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What is the Way Out? Asks Organ of Jewish Orthodoxy in Germany in Pessimistic Survey of Situation

March 21, 1931
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The economic distress of the Jews in Germany has been painted in very black colours by Dr. Guenther Stein, in the “C. V. Zeitung”, the official organ of the Union of German Citizens of the Jewish Faith, the “Israelit”, the organ of Jewish orthodoxy in Germany, writes in an editorial. He has certainly not exaggerated the position, it proceeds, and it is no consolation to have Martin Goetz explain to us in another issue that the Jewish distress is part and parcel of the general economic distress in Germany. Establishing the existence of this distress carries us no further towards its alleviation. What is to be done? Out comes the everlasting idea about helping the Jewish population to change their vocational status by settling on the land. The right of land settlement is conceded by the State, but the task of promoting Jewish land settlement in Germany must be assumed by the Jews themselves, the argument runs. The Jewish middle-class in the cities which is being uprooted will be transferred to the land, and given new opportunities there either as peasants, market gardeners or poultry-breeders. Goetz promises big benefits also from transferring Jews to handicraft. That sounds all very fine and very simple, the “Israelit” says, did we not know that German agriculture, too, is passing through a severe crisis at the present moment. Dr. Alfred Marcus asks with Justice in the same issue whether it is possible for us to assume responsibility to-day with a clear conscience for transferring any large number of German Jews to agricultural occupations. The cultivated and arable areas of land in Germany have diminished in spite of all the various protective measures taken by the State. Comparisons with Russia, which had endless tracts of unoccupied and uncultivated land, simply calling out for cultivators, and which, after all, has an entirely different kind of Jewish human material, are beside the point, and Russia, too, has had no lack of disappointments in this regard. Marcus also reminds us of the political aspect of the question. He recalls the sharp opposition of German agriculture at the moment to the industrial forces in Germany, It would hardly be in the interests of the Jews and in the interests of Germany as a whole if we were to join this agrarian opposition to industry. The risk of transferring Jews to agriculture seems on all counts to be very considerable. But these considerations are, after all, dogmatic and can be left over for discussion later on when they become more actual. The real point is, have we any opportunity in Germany to-day for transferring to agriculture all the Jews in the big towns and cities of Germany who are walking about now helpless, hopeless, and on the verge of starvation. Nor must we forget that the position of the Jews in the small towns and in the villages has also grown very much worse. The complaints of economic distress from the country are proportionately just as numerous as from the city. Cattle trading, which is the principal occupation of the village Jews, and which is very near to agriculture, has broken down. People have stopped their flight from the land, not because conditions on the land have improved, but because the conditions in the cities have become even worse. There is hardly an agricultural community which could afford to Keep a teacher if it did not receive aid from the Federations of communities.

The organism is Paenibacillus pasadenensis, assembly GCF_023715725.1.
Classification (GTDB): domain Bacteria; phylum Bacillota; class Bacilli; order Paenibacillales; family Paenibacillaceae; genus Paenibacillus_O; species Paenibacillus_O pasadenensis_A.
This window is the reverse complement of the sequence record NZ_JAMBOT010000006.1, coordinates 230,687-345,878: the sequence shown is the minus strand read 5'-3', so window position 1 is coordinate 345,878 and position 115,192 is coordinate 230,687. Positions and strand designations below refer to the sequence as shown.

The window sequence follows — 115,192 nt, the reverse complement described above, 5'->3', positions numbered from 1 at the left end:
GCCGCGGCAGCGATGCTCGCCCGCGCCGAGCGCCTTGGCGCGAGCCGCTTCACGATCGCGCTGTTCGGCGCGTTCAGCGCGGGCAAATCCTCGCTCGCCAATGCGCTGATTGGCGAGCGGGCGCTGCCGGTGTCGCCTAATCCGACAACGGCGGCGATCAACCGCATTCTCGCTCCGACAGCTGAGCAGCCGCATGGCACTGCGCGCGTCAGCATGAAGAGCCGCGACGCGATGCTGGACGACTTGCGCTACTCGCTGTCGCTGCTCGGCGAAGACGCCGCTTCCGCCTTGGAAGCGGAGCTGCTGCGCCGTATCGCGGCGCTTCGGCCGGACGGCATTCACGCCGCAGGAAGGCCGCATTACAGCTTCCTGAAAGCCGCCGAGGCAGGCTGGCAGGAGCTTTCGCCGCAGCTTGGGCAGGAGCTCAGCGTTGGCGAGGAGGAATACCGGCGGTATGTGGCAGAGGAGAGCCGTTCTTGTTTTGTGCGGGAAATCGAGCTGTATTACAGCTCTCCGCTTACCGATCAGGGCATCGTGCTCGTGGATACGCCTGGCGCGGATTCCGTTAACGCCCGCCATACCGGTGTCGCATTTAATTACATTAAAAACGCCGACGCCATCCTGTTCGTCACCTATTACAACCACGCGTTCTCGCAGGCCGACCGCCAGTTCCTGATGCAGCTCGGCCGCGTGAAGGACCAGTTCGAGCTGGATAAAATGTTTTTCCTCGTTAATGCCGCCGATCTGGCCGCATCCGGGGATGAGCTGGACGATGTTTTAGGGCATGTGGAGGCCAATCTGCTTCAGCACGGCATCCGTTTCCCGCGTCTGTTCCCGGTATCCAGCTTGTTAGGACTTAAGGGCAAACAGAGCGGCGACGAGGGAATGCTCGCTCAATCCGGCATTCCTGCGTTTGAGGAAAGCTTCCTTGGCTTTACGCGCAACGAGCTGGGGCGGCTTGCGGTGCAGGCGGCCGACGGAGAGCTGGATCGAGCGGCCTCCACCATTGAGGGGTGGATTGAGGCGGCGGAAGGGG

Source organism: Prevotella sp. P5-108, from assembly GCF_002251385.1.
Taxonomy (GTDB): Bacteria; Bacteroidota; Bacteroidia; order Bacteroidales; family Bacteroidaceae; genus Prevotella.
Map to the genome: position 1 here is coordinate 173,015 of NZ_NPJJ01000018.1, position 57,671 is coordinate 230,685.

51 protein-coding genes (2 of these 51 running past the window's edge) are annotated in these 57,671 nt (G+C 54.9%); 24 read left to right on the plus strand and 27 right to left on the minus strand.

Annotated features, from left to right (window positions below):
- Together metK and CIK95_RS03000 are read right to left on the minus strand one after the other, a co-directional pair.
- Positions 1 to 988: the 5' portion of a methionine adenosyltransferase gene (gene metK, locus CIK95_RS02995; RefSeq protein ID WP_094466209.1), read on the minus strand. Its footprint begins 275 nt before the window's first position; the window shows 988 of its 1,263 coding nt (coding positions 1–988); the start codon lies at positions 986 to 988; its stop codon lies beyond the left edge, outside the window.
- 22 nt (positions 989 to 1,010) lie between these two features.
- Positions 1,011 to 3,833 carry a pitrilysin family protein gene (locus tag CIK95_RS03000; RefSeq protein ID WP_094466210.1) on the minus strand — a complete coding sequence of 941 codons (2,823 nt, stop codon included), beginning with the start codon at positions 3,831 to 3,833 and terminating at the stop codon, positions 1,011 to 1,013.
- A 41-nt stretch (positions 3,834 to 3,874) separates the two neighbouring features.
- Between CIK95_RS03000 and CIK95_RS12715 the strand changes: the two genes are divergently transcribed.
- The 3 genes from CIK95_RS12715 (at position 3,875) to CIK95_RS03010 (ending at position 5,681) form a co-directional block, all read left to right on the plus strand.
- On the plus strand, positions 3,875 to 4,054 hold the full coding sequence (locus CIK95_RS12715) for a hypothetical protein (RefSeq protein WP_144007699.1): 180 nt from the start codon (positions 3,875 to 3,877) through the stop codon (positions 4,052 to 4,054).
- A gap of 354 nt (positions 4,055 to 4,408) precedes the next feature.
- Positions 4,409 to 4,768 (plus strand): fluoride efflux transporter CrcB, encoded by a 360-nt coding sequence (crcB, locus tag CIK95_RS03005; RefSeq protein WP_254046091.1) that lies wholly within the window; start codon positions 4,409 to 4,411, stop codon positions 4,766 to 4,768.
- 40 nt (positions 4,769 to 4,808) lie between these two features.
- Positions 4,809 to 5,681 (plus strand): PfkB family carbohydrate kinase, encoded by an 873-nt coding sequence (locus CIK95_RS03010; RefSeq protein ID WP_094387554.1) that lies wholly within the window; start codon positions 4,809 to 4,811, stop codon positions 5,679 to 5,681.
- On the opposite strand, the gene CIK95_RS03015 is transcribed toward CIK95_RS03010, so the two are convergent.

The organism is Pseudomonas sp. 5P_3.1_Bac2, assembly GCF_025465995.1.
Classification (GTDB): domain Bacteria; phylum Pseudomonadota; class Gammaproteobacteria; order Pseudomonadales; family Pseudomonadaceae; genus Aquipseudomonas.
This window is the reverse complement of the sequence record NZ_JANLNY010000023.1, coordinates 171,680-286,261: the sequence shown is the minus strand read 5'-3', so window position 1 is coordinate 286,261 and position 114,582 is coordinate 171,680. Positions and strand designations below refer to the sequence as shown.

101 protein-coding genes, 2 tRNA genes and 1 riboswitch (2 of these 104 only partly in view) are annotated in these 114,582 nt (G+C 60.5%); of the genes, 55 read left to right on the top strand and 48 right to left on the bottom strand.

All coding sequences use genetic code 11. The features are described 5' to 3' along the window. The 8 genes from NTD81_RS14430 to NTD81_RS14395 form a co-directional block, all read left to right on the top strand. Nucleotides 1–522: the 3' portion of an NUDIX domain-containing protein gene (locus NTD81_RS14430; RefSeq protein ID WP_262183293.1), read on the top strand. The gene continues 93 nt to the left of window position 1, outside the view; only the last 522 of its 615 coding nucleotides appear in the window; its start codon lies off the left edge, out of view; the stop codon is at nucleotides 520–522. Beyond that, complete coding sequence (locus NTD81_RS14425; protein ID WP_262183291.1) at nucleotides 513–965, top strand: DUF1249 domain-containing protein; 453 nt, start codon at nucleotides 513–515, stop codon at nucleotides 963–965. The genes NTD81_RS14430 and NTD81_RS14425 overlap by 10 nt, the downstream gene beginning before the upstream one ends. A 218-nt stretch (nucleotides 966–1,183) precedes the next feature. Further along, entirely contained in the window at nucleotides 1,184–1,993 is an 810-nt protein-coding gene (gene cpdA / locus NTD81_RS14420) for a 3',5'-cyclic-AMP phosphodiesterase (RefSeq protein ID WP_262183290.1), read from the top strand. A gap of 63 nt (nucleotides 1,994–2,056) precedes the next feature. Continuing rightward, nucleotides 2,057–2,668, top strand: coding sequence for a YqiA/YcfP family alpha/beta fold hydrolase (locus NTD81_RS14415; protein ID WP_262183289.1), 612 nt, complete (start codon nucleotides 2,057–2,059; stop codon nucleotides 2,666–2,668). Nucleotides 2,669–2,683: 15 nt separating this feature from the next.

The land-settlement movement says that its aim is something different. The Jews are not to live in the villages as traders, but we are to settle them as Jewish peasants, as if such a thing could happen suddenly overnight. Since Hitlerism has taken such a strong hold of the village populations, could we expect such a thing to be done without some very violent collisions?

Then what are we to do? the “Israelit” asks. Are we to establish purely Jewish villages, with all the land and equipment that this requires? Where and how can it be done? At the same time, it concludes, these considerations do not exclude the possibility of a small-scale transference of Jews to agriculture. That can and must be done. People who have some knowledge of agriculture, especially of dairy-farming and of poultry-breeding, and artisans as well, will find the villages not exactly gold-mines, but they will be able to work the land and earn their bread, and inasmuch as they will be ensuring their own economic existence, they will be introducing new blood into these small communities and maintaining their spiritual existence. To work for such an aim would be a very worth-while task for all who are concerned for the future of the Jews both in town and on the land.

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